“The Allegory of Good and Bad Government,” one of the most famous works of Medieval European art, is a perfect metaphor for Tai Ji Men’s teachings and tribulations.
by Massimo Introvigne*
*A paper presented at the webinar “In Search of Justice for Tai Ji Men,” co-organized by CESNUR and Human Rights Without Frontiers on February 20, 2022, World Day of Social Justice.
An article already published in Bitter Winter on March 2nd, 2022.
Last year, we already had one of our Tai Ji Men webinars on the World Day of Social Justice. I discussed the origins of the modern theory of social justice, which was not created by Karl Marx (1818–1883) but by an Italian 19th-century Jesuit Catholic priest, Father Luigi Taparelli d’Azeglio (1793–1862).
Taparelli used the word “social justice” in his criticism of the consequences of the industrial revolution, which had created a crisis of the century-old concept of distributive justice. Before the 19th century, it was clear what distributive justice was: respecting the laws and giving to all citizens their due. However, the industrial revolution created for a few ultra-rich such a dominant position that literally respecting the existing laws could no longer prevent injustices against those who did not belong to the super-capitalist elite. Because distributive justice was sick, it was proposed that it metamorphosed into social justice in order to heal.
However, the core concepts of distributive society were never superseded, and remained at the center of the new idea of social justice. There is an old Italian text that express simply and persuasively how distributive justice should work. This text is not a book. It is a series of three fresco panels painted by Ambrogio Lorenzetti (1290–1348) in 1338 and 1339 in the City Hall of Siena, in Tuscany. They are still there.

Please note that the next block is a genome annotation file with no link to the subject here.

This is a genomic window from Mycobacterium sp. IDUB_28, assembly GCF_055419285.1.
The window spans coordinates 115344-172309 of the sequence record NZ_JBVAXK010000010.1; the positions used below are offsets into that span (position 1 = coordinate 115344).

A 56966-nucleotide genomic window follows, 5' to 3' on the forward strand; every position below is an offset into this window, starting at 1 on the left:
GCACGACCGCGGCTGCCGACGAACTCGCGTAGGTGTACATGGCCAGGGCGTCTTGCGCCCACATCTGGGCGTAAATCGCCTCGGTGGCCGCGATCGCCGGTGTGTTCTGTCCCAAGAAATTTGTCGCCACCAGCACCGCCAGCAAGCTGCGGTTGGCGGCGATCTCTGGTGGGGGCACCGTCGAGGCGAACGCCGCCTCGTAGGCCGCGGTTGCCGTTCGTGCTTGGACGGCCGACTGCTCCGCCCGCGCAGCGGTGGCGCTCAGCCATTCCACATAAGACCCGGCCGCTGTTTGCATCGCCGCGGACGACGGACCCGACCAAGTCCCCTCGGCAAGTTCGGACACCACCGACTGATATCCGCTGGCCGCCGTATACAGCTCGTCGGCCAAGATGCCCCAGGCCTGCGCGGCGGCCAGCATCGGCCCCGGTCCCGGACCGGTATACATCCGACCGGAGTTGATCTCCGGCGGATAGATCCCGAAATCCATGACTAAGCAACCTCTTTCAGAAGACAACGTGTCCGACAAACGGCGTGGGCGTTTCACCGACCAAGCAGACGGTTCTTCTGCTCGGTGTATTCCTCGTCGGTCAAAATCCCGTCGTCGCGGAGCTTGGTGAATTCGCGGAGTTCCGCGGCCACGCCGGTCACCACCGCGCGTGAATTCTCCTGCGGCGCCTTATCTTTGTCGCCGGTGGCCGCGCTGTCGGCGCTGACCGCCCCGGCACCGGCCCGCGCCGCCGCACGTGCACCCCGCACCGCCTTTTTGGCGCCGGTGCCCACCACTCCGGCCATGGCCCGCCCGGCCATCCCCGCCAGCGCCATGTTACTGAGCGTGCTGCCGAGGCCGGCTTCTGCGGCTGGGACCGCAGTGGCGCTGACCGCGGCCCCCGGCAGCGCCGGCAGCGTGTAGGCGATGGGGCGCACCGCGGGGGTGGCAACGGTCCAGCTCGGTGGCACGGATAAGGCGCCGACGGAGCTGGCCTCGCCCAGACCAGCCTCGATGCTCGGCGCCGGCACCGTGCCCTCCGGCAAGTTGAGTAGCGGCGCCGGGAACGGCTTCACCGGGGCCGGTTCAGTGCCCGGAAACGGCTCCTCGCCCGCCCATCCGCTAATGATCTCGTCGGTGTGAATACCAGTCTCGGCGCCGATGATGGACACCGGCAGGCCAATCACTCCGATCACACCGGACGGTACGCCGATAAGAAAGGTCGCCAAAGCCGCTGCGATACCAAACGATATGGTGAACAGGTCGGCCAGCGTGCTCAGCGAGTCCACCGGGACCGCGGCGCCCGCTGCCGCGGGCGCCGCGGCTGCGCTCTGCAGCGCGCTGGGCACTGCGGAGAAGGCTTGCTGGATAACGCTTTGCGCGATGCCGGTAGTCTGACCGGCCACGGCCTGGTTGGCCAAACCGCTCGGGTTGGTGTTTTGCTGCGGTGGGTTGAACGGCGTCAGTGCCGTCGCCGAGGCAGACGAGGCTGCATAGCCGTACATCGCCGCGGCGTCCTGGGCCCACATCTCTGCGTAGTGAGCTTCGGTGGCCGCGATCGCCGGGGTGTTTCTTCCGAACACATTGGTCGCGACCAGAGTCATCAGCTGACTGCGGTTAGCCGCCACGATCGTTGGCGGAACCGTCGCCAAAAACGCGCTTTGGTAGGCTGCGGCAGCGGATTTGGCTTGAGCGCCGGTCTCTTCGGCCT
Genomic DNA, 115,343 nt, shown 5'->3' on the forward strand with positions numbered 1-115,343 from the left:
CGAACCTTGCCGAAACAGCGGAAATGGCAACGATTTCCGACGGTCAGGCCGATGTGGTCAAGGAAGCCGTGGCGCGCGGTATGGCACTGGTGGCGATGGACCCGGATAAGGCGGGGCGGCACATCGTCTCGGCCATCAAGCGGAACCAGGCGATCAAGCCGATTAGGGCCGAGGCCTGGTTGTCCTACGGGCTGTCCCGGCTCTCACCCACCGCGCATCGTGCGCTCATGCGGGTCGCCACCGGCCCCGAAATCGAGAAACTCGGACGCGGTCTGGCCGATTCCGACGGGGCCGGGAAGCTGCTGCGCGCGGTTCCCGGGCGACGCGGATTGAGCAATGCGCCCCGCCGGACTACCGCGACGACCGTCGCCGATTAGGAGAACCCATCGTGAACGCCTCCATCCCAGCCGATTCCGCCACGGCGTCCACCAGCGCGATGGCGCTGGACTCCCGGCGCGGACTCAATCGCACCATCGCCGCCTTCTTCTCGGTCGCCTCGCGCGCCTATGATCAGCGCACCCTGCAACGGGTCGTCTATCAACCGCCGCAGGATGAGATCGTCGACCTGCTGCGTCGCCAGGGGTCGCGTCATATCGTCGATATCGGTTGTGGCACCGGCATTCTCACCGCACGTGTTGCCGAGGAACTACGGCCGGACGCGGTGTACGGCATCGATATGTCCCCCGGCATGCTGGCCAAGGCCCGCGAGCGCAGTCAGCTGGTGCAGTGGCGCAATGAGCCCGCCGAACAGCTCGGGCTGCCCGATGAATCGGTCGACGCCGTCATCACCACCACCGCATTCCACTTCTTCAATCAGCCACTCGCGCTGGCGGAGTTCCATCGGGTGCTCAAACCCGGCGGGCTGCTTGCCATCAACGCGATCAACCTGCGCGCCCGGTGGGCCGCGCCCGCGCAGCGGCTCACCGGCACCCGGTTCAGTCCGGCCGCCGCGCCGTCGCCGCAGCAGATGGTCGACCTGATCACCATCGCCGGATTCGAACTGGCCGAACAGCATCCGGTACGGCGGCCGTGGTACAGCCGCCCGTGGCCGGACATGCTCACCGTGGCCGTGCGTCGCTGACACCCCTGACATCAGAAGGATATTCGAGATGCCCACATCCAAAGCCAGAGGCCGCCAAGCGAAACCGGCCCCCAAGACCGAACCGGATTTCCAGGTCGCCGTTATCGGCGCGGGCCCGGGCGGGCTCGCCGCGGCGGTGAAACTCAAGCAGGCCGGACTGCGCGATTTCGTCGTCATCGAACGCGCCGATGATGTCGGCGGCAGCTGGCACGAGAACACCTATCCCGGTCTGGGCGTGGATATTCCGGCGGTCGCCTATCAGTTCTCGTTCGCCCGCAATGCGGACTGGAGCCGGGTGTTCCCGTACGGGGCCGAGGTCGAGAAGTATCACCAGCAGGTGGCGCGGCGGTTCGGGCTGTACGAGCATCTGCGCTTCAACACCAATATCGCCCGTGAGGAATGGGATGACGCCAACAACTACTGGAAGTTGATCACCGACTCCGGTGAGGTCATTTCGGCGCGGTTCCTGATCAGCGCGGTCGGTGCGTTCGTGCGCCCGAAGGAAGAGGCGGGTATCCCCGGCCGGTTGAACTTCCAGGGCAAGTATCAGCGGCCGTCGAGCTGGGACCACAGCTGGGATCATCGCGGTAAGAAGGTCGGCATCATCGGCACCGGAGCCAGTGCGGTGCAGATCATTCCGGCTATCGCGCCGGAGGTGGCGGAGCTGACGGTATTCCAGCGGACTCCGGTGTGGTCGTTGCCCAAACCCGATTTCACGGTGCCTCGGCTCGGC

When you enter the old City Council room you see in front of you a fresco depicting a good government respecting distributive justice. On the right wall, the virtuous effects of justice are depicted; on the left wall, Lorenzetti painted a bad government violating the principles of justice, and its vicious consequences.
I believe this artistic cycle expresses in a wonderful way universal principles, which resonates both in the teachings of Dr. Hong (and of many other spiritual masters) and in the sad experience of persecution of Tai Ji Men.
If we first look at the good government, we find on the left of the painting the key to it, justice. Note that justice is not blind. Representing the justice as blind only came later, in the 16th century. Originally, the blind justice was introduced in satirical prints to denounce judges who failed to see the truth, as if they were blind. However, Emperor Charles V (1500–1558), who had a genius for propaganda, reversed the meaning of the symbol and promoted it to claim that his judges were blind to the social or economic positions of the parties in court cases, i.e., they treated all equally.
But this was two centuries after Lorenzetti, who showed the Justice with open eyes looking above to Wisdom and ready to look down to Concord, i.e., social harmony.